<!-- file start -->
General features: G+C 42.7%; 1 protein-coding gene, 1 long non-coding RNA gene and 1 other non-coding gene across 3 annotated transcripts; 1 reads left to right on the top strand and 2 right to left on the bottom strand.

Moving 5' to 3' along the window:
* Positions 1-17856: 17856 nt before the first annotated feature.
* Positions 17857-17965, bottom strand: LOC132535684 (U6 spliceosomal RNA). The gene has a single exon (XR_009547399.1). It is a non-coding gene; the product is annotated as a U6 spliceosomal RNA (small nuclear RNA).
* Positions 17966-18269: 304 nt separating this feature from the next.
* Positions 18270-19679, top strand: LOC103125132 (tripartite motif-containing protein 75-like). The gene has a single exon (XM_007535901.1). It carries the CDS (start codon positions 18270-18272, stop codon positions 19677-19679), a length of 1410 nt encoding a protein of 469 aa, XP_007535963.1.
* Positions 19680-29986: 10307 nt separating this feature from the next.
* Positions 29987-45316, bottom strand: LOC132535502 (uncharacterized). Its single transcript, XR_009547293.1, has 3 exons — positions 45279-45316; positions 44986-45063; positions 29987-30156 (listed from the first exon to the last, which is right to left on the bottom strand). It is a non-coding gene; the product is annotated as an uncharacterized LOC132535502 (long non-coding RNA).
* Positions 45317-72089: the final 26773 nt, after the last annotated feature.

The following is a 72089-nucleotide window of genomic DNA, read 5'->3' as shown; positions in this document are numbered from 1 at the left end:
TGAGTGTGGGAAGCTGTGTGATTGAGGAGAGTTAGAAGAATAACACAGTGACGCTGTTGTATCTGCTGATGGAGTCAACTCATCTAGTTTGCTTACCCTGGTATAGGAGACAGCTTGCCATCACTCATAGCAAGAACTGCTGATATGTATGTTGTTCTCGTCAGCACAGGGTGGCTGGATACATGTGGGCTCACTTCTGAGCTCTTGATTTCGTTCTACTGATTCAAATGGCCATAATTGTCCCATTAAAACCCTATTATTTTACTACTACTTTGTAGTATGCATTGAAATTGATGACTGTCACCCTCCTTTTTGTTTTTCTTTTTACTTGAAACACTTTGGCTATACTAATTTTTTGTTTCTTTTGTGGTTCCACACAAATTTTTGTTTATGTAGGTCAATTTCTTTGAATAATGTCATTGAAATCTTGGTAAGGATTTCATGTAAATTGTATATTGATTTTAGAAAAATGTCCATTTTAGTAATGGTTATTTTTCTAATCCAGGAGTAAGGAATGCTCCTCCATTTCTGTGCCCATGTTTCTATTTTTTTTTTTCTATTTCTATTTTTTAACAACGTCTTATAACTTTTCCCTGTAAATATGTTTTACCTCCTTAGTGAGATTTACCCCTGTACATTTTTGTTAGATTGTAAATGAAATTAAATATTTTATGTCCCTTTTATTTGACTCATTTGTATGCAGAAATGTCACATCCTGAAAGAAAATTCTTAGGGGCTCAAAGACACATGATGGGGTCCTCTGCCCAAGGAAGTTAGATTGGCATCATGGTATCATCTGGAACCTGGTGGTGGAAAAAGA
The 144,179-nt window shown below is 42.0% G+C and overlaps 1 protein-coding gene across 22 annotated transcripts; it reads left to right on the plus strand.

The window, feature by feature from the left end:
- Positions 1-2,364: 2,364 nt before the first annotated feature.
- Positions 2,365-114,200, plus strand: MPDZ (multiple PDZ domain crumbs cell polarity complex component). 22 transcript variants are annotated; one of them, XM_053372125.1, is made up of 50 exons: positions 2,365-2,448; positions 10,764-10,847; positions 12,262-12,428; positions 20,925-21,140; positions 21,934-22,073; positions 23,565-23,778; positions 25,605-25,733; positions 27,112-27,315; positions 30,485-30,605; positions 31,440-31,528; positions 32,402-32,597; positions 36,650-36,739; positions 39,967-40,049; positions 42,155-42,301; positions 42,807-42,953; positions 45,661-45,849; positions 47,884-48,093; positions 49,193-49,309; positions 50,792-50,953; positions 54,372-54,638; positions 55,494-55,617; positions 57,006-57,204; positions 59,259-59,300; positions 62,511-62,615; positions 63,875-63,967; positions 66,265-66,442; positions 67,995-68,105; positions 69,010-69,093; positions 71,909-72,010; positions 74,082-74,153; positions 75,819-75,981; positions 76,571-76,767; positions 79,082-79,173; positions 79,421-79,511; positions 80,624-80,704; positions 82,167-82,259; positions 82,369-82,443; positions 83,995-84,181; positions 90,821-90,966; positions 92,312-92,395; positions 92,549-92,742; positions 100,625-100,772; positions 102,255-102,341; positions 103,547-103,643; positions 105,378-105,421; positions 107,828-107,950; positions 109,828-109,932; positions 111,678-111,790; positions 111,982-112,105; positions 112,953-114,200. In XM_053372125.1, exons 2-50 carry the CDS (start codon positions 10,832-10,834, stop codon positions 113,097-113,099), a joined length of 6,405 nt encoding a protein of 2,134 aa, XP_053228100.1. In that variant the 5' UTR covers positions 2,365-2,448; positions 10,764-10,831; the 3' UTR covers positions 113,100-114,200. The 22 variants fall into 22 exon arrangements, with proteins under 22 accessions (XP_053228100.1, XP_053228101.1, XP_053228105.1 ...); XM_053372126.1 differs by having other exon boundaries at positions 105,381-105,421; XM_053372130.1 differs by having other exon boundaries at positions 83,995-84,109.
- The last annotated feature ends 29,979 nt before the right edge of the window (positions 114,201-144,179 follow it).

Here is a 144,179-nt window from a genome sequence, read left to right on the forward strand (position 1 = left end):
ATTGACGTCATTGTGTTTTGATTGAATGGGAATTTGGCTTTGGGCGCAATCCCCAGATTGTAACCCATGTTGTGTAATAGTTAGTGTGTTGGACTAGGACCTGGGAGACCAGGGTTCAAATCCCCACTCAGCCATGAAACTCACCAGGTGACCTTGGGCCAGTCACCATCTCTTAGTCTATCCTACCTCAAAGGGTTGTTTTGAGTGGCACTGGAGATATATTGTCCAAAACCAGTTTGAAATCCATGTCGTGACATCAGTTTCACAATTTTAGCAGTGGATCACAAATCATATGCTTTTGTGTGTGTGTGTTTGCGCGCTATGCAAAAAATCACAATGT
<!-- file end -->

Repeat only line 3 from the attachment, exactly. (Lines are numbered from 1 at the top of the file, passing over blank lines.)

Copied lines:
* Positions 1-17856: 17856 nt before the first annotated feature.